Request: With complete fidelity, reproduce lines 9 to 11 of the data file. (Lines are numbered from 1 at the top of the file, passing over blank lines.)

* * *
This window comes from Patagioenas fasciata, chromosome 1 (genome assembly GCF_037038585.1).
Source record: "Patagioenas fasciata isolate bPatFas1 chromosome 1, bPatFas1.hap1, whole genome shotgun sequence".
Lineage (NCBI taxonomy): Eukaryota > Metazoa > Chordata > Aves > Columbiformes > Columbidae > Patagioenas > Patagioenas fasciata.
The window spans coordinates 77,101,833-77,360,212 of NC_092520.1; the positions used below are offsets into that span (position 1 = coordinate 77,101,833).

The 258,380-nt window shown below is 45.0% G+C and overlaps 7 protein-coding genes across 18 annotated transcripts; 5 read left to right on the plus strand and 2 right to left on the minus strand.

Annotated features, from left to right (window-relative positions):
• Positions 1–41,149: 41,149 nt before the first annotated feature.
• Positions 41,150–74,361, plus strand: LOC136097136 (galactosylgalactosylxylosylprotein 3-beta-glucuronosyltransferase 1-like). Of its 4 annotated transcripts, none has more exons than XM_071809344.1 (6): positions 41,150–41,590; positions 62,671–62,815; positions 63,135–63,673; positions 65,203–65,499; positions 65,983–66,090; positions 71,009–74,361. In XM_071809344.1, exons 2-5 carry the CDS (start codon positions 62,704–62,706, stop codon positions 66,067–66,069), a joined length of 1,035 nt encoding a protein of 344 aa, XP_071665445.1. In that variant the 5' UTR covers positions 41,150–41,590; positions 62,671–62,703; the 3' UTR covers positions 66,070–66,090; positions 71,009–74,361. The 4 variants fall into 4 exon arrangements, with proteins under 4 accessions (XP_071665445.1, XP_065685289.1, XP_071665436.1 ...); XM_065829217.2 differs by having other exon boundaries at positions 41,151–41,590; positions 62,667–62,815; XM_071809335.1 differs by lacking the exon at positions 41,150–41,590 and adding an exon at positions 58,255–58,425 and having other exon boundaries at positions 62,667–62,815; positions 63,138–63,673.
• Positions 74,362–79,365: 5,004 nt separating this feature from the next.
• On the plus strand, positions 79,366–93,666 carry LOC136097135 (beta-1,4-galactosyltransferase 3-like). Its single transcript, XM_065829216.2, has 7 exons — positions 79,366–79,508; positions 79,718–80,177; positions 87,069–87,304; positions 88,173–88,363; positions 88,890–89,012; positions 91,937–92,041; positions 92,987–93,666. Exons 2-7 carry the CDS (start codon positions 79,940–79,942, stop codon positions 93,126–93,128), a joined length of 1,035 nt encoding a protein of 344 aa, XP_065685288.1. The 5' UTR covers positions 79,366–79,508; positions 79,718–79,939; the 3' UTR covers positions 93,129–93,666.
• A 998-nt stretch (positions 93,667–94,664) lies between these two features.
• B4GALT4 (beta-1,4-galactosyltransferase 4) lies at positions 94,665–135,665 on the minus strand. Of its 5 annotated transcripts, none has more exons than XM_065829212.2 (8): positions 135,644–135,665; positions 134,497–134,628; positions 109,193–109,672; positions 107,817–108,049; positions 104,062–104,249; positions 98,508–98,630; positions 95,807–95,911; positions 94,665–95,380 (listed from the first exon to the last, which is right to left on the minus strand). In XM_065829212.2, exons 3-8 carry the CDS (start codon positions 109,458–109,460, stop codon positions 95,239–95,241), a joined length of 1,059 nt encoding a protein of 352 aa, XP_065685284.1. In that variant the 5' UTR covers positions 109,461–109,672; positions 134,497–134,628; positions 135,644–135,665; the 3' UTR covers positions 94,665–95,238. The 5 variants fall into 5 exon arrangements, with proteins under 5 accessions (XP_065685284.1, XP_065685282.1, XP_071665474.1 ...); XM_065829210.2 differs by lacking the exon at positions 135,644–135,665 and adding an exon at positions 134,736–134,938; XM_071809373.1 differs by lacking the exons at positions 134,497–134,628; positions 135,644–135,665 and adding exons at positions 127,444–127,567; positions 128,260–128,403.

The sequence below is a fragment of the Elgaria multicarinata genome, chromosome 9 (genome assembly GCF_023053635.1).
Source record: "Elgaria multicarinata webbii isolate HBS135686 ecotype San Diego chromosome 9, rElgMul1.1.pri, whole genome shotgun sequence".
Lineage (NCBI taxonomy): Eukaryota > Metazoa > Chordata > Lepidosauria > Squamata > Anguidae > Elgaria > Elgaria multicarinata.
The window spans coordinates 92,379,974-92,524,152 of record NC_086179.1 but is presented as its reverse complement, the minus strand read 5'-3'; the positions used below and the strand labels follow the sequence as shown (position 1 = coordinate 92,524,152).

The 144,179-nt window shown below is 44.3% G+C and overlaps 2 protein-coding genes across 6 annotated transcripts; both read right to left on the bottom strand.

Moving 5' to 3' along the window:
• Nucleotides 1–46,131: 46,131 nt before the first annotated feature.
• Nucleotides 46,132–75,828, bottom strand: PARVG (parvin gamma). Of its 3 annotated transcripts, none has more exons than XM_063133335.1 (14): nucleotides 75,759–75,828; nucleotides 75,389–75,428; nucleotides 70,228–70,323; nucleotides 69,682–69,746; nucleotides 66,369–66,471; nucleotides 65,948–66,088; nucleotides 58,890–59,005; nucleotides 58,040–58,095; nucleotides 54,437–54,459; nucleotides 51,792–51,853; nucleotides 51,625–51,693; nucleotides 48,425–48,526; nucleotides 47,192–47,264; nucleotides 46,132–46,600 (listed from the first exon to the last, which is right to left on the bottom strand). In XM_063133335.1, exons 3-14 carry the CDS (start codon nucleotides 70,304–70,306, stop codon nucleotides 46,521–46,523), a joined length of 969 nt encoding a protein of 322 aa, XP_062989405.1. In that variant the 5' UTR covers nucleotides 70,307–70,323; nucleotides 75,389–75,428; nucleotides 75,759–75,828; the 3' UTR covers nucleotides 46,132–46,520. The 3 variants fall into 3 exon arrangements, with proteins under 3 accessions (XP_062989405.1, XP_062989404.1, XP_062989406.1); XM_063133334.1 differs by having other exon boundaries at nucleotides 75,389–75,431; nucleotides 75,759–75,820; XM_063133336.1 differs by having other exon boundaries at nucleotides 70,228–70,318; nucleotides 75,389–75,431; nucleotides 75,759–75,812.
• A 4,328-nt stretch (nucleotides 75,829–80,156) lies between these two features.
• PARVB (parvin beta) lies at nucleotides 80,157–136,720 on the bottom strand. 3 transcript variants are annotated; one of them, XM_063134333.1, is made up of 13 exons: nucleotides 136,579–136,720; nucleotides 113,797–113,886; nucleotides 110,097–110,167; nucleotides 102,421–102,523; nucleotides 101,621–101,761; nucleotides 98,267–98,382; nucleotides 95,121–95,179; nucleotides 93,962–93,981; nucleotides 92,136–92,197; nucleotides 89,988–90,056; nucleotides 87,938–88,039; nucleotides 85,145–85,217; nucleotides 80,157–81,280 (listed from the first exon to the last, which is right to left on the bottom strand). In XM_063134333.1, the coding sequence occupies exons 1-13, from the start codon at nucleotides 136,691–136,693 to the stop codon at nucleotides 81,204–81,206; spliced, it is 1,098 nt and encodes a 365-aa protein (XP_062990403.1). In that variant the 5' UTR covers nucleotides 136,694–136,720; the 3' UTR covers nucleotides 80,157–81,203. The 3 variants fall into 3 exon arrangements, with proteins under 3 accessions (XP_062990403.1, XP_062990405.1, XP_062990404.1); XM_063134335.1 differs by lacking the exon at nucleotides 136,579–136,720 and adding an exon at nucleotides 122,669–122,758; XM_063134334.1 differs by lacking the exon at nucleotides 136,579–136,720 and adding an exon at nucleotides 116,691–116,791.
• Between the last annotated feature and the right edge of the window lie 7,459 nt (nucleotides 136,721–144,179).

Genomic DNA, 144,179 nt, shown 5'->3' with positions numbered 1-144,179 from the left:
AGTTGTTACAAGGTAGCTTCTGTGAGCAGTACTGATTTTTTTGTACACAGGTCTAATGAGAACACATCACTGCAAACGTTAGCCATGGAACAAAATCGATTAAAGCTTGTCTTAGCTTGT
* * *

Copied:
• Positions 74,362–79,365: 5,004 nt separating this feature from the next.
• On the plus strand, positions 79,366–93,666 carry LOC136097135 (beta-1,4-galactosyltransferase 3-like). Its single transcript, XM_065829216.2, has 7 exons — positions 79,366–79,508; positions 79,718–80,177; positions 87,069–87,304; positions 88,173–88,363; positions 88,890–89,012; positions 91,937–92,041; positions 92,987–93,666. Exons 2-7 carry the CDS (start codon positions 79,940–79,942, stop codon positions 93,126–93,128), a joined length of 1,035 nt encoding a protein of 344 aa, XP_065685288.1. The 5' UTR covers positions 79,366–79,508; positions 79,718–79,939; the 3' UTR covers positions 93,129–93,666.
• A 998-nt stretch (positions 93,667–94,664) lies between these two features.